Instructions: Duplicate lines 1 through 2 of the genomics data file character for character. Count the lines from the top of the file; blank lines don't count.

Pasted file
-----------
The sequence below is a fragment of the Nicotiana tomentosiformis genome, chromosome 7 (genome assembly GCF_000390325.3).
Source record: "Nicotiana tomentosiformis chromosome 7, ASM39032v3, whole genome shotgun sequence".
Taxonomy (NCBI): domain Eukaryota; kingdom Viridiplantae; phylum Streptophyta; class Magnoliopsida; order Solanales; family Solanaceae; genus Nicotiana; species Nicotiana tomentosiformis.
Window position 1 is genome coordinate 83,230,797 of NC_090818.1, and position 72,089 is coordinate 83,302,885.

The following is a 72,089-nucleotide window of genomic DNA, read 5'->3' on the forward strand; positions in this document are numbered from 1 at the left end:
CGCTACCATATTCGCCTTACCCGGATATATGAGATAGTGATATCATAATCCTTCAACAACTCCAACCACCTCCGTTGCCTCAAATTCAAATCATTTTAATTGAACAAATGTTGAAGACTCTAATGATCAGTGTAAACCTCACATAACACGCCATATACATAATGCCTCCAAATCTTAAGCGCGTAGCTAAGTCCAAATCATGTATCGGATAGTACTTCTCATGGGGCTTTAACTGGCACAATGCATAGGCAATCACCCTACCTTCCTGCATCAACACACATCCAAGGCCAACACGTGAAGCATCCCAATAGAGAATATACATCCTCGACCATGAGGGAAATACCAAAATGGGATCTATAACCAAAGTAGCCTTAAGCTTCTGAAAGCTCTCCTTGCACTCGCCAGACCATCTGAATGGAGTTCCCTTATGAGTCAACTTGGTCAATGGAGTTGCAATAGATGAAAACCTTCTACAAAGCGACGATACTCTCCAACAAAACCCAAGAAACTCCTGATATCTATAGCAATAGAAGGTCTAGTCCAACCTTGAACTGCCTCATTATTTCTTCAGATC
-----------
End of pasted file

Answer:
The sequence below is a fragment of the Nicotiana tomentosiformis genome, chromosome 7 (genome assembly GCF_000390325.3).
Source record: "Nicotiana tomentosiformis chromosome 7, ASM39032v3, whole genome shotgun sequence".